Reviewed by Sandra Scholes
Vampires in fiction can be from any time period, newly made; older than time itself, but Arthur Tudor is one of the older kind who has hidden his vampire existence from the public for many long years. While on an airship, he meets a vampire slayer to be just too good to pass up, Avalon, and together they make the steampunk equivalent of Holmes and Watson in order to find out the murderer who stalks the streets of Victorian England.
Arthur delights in telling his victims his true Tudor lineage before he takes their lives as he is a real descendant of Henry Tudor, and sees nothing wrong it them knowing who he really is, though it’s not exactly great that he has to keep it secret from the living. To them he is known as only Lord York.
Avalon Revisited is full of the usual courtesy and drama associated with period romance novels, but this lifts the dress and the petticoats of this Victorian erotic story with Arthur acting as rake, and saviour for all women. Unlike most vampire stories, Arthur can be seen in a mirror, though in this particular story, his reflection fades with each century that passes, and he also reveals another secret to the reader, that he was once Spring-Heeled Jack, the terror of Victorian England. His reason for not continuing his scourge on the women there was simple, once a kill on sight order was put out; he felt it necessary to stop his killings.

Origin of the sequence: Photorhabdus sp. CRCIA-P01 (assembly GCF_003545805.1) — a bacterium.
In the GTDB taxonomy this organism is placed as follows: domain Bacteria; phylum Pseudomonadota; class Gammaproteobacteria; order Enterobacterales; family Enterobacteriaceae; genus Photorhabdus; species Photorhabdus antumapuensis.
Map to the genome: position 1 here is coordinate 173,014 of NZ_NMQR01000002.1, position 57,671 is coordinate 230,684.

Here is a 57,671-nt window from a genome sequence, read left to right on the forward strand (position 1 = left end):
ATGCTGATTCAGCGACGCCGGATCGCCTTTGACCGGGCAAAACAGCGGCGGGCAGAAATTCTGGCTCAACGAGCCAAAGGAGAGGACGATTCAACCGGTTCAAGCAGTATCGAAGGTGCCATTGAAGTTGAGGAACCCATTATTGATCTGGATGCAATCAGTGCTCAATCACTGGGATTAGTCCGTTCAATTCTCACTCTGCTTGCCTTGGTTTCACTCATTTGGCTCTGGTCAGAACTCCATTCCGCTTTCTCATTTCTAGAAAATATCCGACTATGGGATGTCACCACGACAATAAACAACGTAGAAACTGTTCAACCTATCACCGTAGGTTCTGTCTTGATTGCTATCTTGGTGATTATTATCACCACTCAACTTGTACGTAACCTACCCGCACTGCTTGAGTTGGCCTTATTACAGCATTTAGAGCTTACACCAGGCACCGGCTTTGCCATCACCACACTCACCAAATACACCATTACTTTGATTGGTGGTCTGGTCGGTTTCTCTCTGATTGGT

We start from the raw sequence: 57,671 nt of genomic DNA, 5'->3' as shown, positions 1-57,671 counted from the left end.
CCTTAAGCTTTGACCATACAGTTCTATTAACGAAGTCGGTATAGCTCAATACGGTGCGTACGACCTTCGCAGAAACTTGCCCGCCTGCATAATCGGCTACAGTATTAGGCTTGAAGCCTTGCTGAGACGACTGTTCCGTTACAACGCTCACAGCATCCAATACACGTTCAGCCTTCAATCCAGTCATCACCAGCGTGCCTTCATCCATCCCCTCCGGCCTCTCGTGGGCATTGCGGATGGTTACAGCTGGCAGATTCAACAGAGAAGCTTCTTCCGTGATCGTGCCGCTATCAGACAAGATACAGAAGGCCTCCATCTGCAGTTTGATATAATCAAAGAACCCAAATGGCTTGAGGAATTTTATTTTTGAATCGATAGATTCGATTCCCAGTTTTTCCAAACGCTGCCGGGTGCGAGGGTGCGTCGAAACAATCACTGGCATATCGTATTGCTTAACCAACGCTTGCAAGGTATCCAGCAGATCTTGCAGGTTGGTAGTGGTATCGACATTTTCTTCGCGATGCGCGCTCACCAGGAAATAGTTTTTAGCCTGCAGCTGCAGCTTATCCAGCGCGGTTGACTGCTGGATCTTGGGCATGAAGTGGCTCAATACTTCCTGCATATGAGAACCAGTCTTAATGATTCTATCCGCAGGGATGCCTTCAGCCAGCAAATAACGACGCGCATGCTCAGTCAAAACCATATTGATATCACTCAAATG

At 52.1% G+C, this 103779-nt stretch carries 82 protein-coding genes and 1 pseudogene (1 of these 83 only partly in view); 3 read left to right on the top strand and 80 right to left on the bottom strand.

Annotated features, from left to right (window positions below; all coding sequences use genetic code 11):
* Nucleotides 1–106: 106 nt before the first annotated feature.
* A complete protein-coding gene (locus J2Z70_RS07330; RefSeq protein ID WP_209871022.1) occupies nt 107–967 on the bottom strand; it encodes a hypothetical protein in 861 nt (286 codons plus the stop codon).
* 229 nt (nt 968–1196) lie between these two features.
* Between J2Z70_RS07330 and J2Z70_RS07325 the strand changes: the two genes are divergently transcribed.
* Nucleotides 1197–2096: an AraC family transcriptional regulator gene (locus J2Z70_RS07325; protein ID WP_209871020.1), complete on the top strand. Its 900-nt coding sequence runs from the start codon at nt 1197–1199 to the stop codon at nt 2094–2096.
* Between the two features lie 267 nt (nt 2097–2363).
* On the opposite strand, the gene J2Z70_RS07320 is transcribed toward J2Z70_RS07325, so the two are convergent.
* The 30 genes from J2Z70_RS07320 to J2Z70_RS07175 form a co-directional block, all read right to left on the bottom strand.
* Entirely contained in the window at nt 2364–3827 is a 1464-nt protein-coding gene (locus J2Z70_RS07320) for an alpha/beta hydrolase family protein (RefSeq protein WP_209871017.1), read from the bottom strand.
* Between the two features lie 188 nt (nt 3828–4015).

Arthur is captivated by Avalon and like him, she has a mystery surrounding her name she attributes to having a father obsessed by Arthurian legend. As she has “spunk” as he puts it, he is very much interested in her, and takes it upon him to be around her for most of the journey. It takes a while, but Arthur gets to be alone with her, and that is when the fun starts. Along the course of the novel, we meet Nicholas, a friend of his with similar tastes in women, though he prefers them younger and less restrained in a marriage. Arthur dodges and weaves around the women who would hamper him from talking to Avalon, who he finds most interesting in conversation. She finds him the same, and wants to be with him, and this makes the story more of a tease rather than a standard erotic romp as readers are made to wait before being satisfied – and it’s not bad to have your desires fulfilled after a long while.
Avalon Revisited is filled with rakes, rakehells and a dashing number of loose women – it’s perfect for those evenings when you want to be huddled in bed, but are still awake and need an excuse.